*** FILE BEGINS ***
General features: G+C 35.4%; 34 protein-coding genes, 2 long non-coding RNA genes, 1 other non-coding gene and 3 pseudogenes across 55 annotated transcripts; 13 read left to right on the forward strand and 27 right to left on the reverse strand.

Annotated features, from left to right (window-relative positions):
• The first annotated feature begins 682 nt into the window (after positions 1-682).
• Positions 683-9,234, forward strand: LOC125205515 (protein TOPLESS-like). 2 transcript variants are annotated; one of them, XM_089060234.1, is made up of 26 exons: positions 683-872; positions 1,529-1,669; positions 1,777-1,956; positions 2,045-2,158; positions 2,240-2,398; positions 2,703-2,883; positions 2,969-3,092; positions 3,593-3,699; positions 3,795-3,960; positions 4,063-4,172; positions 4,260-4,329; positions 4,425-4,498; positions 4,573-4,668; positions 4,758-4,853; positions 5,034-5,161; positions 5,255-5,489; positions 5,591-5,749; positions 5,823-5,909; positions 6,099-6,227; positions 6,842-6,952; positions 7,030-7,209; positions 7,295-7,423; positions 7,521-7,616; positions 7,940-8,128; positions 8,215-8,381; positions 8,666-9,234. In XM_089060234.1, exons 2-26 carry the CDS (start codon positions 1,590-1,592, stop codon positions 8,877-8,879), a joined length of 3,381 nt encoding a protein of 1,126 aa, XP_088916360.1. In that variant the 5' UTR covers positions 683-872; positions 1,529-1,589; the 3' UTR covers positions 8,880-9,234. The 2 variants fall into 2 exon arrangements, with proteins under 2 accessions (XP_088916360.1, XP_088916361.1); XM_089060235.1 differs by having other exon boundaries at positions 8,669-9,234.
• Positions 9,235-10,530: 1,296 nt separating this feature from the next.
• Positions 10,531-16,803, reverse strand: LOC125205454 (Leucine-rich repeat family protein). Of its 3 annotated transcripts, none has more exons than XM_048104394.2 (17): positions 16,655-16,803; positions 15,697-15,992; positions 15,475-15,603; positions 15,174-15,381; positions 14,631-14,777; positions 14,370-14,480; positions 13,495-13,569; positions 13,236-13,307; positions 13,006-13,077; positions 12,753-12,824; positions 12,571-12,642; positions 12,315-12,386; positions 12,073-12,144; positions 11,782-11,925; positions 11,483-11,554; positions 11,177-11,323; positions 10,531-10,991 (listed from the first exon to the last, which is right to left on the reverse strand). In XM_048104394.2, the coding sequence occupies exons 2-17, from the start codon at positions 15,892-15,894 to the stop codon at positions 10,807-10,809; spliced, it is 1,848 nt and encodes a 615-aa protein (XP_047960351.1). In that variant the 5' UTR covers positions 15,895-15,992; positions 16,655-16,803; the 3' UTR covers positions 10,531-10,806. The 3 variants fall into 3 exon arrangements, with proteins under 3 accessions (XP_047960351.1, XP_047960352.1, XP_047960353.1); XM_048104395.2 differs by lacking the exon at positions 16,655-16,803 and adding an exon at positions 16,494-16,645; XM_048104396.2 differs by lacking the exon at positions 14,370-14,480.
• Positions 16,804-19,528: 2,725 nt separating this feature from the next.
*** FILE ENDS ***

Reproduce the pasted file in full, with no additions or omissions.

General features: G+C 35.4%; 34 protein-coding genes, 2 long non-coding RNA genes, 1 other non-coding gene and 3 pseudogenes across 55 annotated transcripts; 13 read left to right on the forward strand and 27 right to left on the reverse strand.

Annotated features, from left to right (window-relative positions):
• The first annotated feature begins 682 nt into the window (after positions 1-682).
• Positions 683-9,234, forward strand: LOC125205515 (protein TOPLESS-like). 2 transcript variants are annotated; one of them, XM_089060234.1, is made up of 26 exons: positions 683-872; positions 1,529-1,669; positions 1,777-1,956; positions 2,045-2,158; positions 2,240-2,398; positions 2,703-2,883; positions 2,969-3,092; positions 3,593-3,699; positions 3,795-3,960; positions 4,063-4,172; positions 4,260-4,329; positions 4,425-4,498; positions 4,573-4,668; positions 4,758-4,853; positions 5,034-5,161; positions 5,255-5,489; positions 5,591-5,749; positions 5,823-5,909; positions 6,099-6,227; positions 6,842-6,952; positions 7,030-7,209; positions 7,295-7,423; positions 7,521-7,616; positions 7,940-8,128; positions 8,215-8,381; positions 8,666-9,234. In XM_089060234.1, exons 2-26 carry the CDS (start codon positions 1,590-1,592, stop codon positions 8,877-8,879), a joined length of 3,381 nt encoding a protein of 1,126 aa, XP_088916360.1. In that variant the 5' UTR covers positions 683-872; positions 1,529-1,589; the 3' UTR covers positions 8,880-9,234. The 2 variants fall into 2 exon arrangements, with proteins under 2 accessions (XP_088916360.1, XP_088916361.1); XM_089060235.1 differs by having other exon boundaries at positions 8,669-9,234.
• Positions 9,235-10,530: 1,296 nt separating this feature from the next.
• Positions 10,531-16,803, reverse strand: LOC125205454 (Leucine-rich repeat family protein). Of its 3 annotated transcripts, none has more exons than XM_048104394.2 (17): positions 16,655-16,803; positions 15,697-15,992; positions 15,475-15,603; positions 15,174-15,381; positions 14,631-14,777; positions 14,370-14,480; positions 13,495-13,569; positions 13,236-13,307; positions 13,006-13,077; positions 12,753-12,824; positions 12,571-12,642; positions 12,315-12,386; positions 12,073-12,144; positions 11,782-11,925; positions 11,483-11,554; positions 11,177-11,323; positions 10,531-10,991 (listed from the first exon to the last, which is right to left on the reverse strand). In XM_048104394.2, the coding sequence occupies exons 2-17, from the start codon at positions 15,892-15,894 to the stop codon at positions 10,807-10,809; spliced, it is 1,848 nt and encodes a 615-aa protein (XP_047960351.1). In that variant the 5' UTR covers positions 15,895-15,992; positions 16,655-16,803; the 3' UTR covers positions 10,531-10,806. The 3 variants fall into 3 exon arrangements, with proteins under 3 accessions (XP_047960351.1, XP_047960352.1, XP_047960353.1); XM_048104395.2 differs by lacking the exon at positions 16,655-16,803 and adding an exon at positions 16,494-16,645; XM_048104396.2 differs by lacking the exon at positions 14,370-14,480.
• Positions 16,804-19,528: 2,725 nt separating this feature from the next.